- Internal DAC chip: TI/BB PCM1748E


Setup: i7 computer system with the analogue outputs of SB3 --> E-MU 0404USB. Details for this setup is same as Essence One tests.

Here's the oscilloscope plot of a 1kHz square wave at 0dBFS off the analogue outputs. Square wave have a slight downward slant. Peak voltage 2.64V. Nice channel balance (yellow = right, blue = left).

Standard linear phase digital reconstruction filter.

RESULTS:

First 2 columns are the stock SB3+stock wallwart connected to my basement music server by WiFi. Notice that 24-bit data does result in dropping of the noise floor by ~6dB. It looks like the good ol' SB3 internal DAC is capable of about 17-bit resolution when fed with 24-bits. Note that the old Stereophile review from 2006 did not measure 24-bit performance.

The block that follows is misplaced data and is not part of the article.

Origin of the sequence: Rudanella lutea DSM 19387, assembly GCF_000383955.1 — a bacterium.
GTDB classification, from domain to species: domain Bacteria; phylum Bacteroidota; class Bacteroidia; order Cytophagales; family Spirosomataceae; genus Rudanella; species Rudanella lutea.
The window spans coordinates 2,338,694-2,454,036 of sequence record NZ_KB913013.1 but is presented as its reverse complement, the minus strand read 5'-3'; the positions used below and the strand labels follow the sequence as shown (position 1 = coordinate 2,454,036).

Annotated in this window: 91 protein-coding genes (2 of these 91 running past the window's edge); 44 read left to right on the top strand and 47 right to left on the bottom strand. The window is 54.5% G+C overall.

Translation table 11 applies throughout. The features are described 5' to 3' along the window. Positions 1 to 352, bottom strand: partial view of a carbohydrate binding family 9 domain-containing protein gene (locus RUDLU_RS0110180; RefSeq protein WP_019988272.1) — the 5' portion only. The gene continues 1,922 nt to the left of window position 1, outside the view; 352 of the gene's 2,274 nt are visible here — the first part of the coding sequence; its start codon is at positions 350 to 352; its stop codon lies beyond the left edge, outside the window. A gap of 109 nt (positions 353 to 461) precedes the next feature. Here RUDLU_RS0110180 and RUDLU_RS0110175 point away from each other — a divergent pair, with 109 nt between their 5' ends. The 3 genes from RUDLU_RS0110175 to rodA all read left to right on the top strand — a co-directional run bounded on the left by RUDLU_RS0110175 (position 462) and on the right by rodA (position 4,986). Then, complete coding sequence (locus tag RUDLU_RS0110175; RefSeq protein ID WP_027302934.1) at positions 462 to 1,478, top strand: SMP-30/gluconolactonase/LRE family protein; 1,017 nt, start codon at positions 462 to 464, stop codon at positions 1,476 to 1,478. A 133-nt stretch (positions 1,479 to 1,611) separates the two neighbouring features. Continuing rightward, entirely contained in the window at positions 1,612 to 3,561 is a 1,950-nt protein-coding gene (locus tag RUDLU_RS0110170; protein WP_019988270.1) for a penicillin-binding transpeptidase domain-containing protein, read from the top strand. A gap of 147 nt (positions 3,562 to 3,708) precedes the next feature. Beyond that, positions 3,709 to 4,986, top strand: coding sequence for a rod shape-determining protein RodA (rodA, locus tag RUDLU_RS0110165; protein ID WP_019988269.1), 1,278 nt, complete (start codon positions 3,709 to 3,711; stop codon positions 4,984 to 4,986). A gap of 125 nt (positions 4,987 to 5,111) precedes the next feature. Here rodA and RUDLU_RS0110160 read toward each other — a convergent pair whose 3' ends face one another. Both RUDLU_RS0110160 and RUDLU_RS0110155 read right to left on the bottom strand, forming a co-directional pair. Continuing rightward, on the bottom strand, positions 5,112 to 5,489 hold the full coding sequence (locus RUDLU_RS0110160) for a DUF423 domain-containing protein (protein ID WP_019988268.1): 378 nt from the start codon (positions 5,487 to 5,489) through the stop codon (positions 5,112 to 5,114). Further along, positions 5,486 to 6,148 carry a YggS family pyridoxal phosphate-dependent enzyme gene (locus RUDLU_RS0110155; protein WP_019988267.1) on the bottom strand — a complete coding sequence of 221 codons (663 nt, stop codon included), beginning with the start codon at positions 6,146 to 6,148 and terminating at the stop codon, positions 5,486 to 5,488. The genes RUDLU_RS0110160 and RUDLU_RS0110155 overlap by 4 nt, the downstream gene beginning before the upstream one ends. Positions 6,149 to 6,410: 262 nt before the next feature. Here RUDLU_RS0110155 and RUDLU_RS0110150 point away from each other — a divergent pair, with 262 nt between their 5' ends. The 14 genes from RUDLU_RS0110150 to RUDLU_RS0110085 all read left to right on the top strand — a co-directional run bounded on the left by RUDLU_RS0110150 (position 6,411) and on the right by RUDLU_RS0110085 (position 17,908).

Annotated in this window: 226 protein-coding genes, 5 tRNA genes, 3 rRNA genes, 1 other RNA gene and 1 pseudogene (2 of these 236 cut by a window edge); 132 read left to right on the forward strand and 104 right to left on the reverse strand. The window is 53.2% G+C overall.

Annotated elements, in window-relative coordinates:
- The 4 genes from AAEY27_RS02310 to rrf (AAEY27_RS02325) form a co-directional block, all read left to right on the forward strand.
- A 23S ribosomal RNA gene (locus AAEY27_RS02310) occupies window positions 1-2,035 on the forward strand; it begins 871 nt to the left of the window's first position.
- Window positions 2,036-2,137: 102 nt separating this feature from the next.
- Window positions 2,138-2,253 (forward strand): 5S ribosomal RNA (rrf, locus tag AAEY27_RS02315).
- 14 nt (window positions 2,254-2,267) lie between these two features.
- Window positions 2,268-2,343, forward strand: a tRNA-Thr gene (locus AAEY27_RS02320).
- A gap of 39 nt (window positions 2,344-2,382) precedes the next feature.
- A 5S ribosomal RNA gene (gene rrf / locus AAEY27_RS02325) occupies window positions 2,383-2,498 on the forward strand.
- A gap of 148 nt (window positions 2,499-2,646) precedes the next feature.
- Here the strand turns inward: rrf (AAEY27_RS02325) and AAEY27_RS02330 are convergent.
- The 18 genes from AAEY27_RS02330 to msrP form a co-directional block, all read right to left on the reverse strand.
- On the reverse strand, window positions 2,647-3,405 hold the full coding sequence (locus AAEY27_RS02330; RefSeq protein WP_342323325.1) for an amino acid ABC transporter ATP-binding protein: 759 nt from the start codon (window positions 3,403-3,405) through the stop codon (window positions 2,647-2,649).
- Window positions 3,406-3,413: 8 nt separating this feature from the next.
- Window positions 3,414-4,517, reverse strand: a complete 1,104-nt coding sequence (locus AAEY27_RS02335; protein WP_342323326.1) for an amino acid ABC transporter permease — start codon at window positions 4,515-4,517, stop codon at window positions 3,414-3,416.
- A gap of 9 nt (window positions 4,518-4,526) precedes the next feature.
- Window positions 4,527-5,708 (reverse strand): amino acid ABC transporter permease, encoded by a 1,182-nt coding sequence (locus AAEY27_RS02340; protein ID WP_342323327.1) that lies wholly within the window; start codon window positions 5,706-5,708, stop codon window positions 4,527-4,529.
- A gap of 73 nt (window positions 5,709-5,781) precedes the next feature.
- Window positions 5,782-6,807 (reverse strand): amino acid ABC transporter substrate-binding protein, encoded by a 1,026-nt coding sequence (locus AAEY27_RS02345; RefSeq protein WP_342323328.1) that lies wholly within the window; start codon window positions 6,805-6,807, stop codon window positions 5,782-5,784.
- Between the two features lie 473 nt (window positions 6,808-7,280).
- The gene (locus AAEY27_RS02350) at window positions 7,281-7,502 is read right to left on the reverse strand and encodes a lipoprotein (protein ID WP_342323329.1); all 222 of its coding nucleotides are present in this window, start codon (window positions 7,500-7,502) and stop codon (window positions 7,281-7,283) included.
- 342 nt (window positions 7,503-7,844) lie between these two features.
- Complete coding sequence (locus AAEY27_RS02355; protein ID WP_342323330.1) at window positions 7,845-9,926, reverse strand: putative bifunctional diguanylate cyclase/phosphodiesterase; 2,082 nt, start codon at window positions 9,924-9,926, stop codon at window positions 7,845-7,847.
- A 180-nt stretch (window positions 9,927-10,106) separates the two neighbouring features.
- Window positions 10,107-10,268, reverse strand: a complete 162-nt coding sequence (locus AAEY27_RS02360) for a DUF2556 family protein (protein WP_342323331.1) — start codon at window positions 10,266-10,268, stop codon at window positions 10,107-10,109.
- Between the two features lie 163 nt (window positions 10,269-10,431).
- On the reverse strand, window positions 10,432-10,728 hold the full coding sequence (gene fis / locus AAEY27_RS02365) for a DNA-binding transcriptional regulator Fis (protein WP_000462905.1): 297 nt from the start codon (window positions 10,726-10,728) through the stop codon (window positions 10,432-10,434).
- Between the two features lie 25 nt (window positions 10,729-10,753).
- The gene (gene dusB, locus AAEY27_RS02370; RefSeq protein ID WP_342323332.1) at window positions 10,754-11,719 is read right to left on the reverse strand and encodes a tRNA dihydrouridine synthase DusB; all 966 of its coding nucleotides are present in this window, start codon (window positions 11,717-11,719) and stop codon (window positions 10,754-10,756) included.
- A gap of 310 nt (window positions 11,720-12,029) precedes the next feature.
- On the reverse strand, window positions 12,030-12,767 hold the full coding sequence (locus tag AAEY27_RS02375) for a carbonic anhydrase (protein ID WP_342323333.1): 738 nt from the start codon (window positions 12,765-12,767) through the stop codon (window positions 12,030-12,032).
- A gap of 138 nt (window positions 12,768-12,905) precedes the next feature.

Second 2 columns are the same setup but with the ethernet (hooked up to my DLink gigabit switch 6 feet away). Essentially no difference compared to the WiFi.

Final column is with the SB3 over WiFi but the *SB Touch wallwart*. I see folks here talking about the crappy wallwart (true, the UNIFIVE wallwart looks and feels nasty compared to the one that came with the Touch!). I fed the 24-bit data and the result is essentially the same as the UNIFIVE. Based on these measurements, I don't see any evidence that the Touch wallwart would improve the stock SB3 performace.

Frequency Response:


Decent - obviously not as flat as Essence One from 20Hz-20kHz...

Noise Floor:


16-bit data obviously not as good as 24-bits. No difference between the WiFi vs. Ethernet groups.

THD Graph:


Dunn J-Test:
16-bit (16/44) -



24-bit (24/48) - 

CONCLUSION:

1. The SB3 can benefit from 24-bit "hi-res" audio. Whether you can hear the extra 5-6dB is your problem :-)
2. I see no evidence that a Touch wallwart would improve the performance over the cheap stock power supply. Who know is the multi-hundred $$$ or linear power supplies make a difference...
3. No evidence that running in WiFi mode will add any noise to the SB3 output.
4. The Dunn J-Test is demonstrating minimal jitter.